Evans had first heard of maternal-assisted caesareans on South American social media, and wondered why the procedure wasn’t offered more widely. When she was preparing for her third birth, she thought of this option and how it would help her play an “active role.”
The hard part, she said, was convincing her doctor, who had never performed a caesarean in this way before, to do the procedure, and the hospital to allow it.
What are the safety considerations?
The chief safety concern is “the risk of contaminating the sterile field where the surgery is taking place,” Dr. Josie Urbina, an OB-GYN at the University of California San Francisco, told HuffPost. Urbina performs traditional c-sections and explained that “usually patients are behind a non-sterile curtain accompanied by their partners, doulas and the anaesthesia team.”
Removal of the curtain so that the patient can reach down for her baby would make it difficult to maintain a sterile operating field, Urbina said. The team would have to get creative: “If there’s a way to make the patient sterile to help receive their baby, then that may decrease the risk of contamination, and as a result, decrease risk of infection of their incision and/or uterus after c-section.”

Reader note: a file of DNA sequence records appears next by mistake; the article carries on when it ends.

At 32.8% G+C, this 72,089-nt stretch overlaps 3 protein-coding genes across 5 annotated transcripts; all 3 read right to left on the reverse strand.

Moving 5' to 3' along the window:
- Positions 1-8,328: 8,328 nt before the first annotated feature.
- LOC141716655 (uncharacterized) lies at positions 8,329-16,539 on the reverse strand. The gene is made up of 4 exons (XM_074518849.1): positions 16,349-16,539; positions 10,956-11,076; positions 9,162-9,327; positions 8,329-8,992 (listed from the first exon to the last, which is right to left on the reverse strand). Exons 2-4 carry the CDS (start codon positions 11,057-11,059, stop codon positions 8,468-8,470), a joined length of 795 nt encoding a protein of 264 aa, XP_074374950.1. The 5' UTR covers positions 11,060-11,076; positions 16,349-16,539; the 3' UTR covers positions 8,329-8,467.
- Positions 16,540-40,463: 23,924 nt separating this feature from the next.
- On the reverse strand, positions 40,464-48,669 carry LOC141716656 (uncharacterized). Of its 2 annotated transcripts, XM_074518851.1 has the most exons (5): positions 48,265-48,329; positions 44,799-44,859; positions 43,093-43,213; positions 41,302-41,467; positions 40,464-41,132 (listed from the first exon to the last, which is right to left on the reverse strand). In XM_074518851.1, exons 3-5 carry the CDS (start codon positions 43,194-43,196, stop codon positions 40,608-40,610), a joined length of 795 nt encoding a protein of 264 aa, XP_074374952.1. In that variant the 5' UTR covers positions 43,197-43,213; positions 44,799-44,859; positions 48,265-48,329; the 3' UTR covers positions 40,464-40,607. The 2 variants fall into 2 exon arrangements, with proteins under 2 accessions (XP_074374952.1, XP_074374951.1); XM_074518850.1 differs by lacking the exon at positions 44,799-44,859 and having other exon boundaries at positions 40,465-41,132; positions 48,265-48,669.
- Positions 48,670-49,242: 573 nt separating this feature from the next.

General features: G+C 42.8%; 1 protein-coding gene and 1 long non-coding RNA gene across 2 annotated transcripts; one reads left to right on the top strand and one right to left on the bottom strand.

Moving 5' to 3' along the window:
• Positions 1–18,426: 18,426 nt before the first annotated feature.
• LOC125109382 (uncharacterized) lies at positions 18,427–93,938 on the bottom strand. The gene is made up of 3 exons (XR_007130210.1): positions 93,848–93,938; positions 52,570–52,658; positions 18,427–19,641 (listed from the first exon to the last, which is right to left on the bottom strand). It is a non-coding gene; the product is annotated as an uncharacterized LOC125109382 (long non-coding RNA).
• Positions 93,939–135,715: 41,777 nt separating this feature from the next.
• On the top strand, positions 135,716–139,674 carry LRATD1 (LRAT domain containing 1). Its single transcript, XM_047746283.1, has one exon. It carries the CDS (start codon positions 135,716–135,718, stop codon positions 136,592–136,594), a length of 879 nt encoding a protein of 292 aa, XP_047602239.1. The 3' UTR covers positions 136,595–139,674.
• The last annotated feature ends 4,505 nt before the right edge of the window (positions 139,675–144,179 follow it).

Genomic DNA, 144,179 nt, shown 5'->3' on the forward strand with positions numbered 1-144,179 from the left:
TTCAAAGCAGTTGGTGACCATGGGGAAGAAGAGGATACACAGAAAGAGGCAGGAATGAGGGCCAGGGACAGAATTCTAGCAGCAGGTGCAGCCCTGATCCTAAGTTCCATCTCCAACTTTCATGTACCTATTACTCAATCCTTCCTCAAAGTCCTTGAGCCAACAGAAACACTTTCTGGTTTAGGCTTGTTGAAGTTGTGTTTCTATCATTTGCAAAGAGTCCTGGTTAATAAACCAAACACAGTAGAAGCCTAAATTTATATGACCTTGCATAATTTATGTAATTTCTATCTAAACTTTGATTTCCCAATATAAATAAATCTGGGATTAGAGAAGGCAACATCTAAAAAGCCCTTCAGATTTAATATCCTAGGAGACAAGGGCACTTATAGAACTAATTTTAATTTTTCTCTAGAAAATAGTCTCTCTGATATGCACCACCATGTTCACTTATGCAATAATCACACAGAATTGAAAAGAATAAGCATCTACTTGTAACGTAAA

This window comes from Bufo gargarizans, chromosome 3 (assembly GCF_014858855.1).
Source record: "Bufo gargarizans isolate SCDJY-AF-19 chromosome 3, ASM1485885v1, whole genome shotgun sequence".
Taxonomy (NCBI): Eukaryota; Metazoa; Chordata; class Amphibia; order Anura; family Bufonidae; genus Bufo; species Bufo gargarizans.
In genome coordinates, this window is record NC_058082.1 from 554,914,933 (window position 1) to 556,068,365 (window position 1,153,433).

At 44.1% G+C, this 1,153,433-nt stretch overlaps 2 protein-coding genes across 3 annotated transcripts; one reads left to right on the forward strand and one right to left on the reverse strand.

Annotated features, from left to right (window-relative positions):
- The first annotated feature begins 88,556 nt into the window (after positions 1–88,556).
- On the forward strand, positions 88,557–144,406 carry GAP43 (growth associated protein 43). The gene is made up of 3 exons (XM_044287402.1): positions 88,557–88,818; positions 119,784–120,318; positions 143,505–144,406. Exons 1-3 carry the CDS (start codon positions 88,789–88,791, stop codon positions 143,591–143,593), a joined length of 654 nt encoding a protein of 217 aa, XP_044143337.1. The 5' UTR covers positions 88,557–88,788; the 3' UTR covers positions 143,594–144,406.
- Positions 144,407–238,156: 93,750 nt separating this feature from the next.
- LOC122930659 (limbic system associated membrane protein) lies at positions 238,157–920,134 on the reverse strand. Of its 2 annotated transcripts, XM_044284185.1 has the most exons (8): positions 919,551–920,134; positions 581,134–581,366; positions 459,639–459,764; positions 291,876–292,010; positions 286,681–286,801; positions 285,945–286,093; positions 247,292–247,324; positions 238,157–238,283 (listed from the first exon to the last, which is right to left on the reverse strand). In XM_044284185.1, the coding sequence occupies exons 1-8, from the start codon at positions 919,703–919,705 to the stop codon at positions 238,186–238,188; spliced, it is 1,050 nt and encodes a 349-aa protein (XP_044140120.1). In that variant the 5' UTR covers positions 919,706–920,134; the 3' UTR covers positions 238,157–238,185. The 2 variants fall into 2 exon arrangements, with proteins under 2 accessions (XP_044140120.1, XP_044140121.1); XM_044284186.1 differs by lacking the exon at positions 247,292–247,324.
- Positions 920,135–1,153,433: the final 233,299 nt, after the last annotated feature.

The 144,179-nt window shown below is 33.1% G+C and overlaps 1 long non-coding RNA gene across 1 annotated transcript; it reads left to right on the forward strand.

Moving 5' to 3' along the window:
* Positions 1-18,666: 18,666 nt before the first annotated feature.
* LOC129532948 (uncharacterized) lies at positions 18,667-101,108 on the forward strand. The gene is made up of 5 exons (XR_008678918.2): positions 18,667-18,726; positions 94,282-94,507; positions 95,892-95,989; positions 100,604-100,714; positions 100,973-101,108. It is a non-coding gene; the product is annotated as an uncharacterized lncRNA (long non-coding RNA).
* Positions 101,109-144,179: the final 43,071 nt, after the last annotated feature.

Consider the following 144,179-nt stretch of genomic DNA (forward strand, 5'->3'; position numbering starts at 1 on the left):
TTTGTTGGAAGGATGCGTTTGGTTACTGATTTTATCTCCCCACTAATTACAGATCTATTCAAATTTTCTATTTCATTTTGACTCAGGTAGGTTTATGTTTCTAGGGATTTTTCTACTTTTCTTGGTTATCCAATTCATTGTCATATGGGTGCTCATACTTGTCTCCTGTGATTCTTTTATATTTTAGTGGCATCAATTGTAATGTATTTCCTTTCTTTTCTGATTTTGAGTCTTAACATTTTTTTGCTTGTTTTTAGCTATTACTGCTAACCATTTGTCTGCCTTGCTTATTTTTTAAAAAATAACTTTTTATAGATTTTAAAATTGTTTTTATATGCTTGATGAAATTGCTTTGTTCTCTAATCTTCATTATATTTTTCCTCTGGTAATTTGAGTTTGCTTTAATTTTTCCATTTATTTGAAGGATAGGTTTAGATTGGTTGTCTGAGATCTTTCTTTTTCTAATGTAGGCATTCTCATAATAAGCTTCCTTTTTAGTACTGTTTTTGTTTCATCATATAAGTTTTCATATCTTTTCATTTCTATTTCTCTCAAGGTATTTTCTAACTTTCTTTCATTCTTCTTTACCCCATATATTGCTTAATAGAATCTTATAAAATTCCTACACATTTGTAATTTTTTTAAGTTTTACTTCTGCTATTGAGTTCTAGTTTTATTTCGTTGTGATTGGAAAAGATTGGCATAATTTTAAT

An infection, she said, would “delay wound healing” and cause increased pain. Such infections can also become serious.
The procedure is only possible for planned c-sections, and for low-risk pregnancies. Your doctor would need to consider your individual risk before agreeing to perform the surgery.
Despite these risks and caveats, there are advantages to the procedure. One of these, Urbina said, “is helping make sure the patient feels involved and in control of their own birth experience.”
“Assisting a patient with the delivery of their own baby through c-section can be a very satisfying and memorable experience for someone who had initially envisioned a vaginal birth,” she said.
What does preparation look like?